Browsing Theses by Subjects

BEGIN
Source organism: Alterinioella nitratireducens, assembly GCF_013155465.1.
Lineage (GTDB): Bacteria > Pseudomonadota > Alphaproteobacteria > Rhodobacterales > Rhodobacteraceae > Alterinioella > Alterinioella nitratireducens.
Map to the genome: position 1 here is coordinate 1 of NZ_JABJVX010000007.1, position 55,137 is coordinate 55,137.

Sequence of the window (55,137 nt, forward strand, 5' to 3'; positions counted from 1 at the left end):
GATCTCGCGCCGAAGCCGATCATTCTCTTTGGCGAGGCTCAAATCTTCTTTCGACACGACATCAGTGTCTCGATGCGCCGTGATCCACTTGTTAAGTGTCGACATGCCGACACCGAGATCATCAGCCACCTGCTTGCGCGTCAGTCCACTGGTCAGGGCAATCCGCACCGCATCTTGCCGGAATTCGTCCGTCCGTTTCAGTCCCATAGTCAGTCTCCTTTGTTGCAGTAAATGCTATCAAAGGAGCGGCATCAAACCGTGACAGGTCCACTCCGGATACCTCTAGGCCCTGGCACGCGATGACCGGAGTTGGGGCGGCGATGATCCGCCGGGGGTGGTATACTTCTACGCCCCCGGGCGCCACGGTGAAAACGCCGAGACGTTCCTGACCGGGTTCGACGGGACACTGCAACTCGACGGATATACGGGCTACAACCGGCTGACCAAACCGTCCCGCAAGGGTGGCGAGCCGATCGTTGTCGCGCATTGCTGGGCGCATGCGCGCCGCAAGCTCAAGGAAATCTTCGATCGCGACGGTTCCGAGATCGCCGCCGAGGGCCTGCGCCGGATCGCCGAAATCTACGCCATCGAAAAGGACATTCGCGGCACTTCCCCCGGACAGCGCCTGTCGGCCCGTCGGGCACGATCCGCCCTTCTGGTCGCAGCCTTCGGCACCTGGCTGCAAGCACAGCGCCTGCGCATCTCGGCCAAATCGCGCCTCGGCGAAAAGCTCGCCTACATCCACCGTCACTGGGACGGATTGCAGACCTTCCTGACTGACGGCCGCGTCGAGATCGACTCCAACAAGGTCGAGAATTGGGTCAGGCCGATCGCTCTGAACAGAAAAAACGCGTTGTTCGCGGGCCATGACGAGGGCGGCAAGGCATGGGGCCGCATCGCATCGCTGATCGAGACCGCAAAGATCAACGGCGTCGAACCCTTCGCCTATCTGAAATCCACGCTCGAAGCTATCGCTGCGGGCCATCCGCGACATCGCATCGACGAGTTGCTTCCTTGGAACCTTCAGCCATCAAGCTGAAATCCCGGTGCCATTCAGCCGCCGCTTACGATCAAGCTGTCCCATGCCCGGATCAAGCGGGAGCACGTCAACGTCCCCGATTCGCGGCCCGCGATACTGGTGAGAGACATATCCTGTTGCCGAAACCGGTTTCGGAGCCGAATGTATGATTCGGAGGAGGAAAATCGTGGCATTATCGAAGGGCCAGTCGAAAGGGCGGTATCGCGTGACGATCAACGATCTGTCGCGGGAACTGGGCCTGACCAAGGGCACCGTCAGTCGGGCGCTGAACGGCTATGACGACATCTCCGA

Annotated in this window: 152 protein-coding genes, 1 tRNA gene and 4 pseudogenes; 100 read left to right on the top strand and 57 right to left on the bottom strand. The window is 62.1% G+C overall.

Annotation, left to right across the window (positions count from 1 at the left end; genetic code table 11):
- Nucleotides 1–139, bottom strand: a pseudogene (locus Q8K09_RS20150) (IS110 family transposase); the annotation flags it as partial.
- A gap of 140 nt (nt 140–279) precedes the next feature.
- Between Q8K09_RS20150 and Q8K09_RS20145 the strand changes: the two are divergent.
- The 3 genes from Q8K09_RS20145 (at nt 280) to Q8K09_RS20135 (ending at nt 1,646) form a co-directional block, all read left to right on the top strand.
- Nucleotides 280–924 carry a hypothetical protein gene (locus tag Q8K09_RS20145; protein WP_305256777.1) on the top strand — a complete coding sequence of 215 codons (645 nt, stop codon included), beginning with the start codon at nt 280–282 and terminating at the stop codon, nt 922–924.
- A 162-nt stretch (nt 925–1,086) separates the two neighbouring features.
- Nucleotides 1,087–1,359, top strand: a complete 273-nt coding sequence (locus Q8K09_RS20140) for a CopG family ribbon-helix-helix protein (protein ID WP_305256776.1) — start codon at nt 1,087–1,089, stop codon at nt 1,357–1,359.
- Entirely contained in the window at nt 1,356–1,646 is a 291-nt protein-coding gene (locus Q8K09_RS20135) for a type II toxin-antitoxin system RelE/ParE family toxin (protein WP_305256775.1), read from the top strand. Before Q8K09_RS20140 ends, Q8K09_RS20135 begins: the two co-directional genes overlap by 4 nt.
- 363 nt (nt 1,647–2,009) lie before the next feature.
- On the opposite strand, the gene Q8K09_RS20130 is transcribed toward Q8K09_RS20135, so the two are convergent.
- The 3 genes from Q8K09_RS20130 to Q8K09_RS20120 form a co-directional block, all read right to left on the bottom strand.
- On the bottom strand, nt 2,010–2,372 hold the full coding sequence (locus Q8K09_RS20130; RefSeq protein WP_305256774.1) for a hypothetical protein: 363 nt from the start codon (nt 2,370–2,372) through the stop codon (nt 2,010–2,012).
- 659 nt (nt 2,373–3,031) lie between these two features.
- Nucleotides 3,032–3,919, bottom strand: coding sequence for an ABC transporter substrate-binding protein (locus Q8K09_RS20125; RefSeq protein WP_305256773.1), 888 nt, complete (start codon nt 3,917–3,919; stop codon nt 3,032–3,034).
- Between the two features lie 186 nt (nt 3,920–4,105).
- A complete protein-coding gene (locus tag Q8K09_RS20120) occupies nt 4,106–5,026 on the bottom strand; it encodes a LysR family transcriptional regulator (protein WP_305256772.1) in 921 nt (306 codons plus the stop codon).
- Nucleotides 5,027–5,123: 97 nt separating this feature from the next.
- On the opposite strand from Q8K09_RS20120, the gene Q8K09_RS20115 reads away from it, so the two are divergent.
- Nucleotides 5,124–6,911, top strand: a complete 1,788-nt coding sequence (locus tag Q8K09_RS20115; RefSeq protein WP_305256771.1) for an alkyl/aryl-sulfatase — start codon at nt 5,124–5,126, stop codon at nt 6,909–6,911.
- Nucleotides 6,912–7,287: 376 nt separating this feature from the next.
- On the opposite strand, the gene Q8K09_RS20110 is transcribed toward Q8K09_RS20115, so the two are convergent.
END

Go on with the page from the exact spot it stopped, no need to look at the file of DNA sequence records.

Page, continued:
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Insult and society in the twelfth centuryThis thesis is a study of insult in the Historia ecclesiastica of Orderic Vitalis (b. 1075- d. 1142). It argues that the culturally specific nature of insult means we can learn more about a society by studying its insults. Studying insult in the Historia ecclesiastica can tell us something about Norman society in the twelfth century. This thesis is unusual in studying insult through a narrative source. Methodological assumptions made in the study of insult using documentary evidence must be adapted for this new context. This thesis first creates a dataset of insults through a line-by-line reading of the text. This dataset is then analysed as a whole – to survey the nature of the insults Orderic uses and the rhetorical purposes insult serves in the text. This process informs further research questions. For each subsequent research question a selection is made from the dataset and is analysed using close reading. The methodology created to study insult in the Historia ecclesiastica has potential for use in studying other topics and using other medieval narratives. Studying insult in a single narrative source means this thesis can also tell us something about the Historia ecclesiastica and Orderic’s authorial project. A typographical survey of insult suggests it served four main rhetorical purposes in Orderic’s work; it was a key tool in explaining the causation of events; it helped with characterisation of some of the text’s main protagonists; it was a key part of Orderic’s adherence to certain specific genre of writing incorporated with the wider historical genre of the EH; and it helped Orderic to fulfil the medieval requirement that writing should entertain. This thesis argues that the rhetorical use of insult in Orderic’s text developed out of the use of ethologia – character portraits – a convention Orderic inherited from earlier medieval authors and the Classical canon. Insult proved for Orderic the more useful rhetorical tool. Analysis in the second half of the thesis focuses on the impact of studying insult for our understanding of three areas of medieval life; medieval emotion, concepts of honour and vengeance, and the chivalric code. Studying insult and emotion in the Historia ecclesiastica suggests emotion in the medieval world could be both performatively deployed and truly felt. Studying insult and honour suggests it is possible to define Norman society as an honour society with an active feud culture. And studying insult and chivalry suggests that we can speak of a chivalric culture in the high medieval period albeit one with a distinctive twelfthcentury identity. The selection of these three research questions speaks to the potential of insult for studying both internal experience and its outward expression. One of the most interesting implications of studying insult is its power to recognise the social structures in medieval society without reducing medieval people to actors with no agency. Insult is a ‘field’ of contest for the renegotiation of cultural ideals and norms so studying insult has the potential to track changes in behavioural codes across time and place.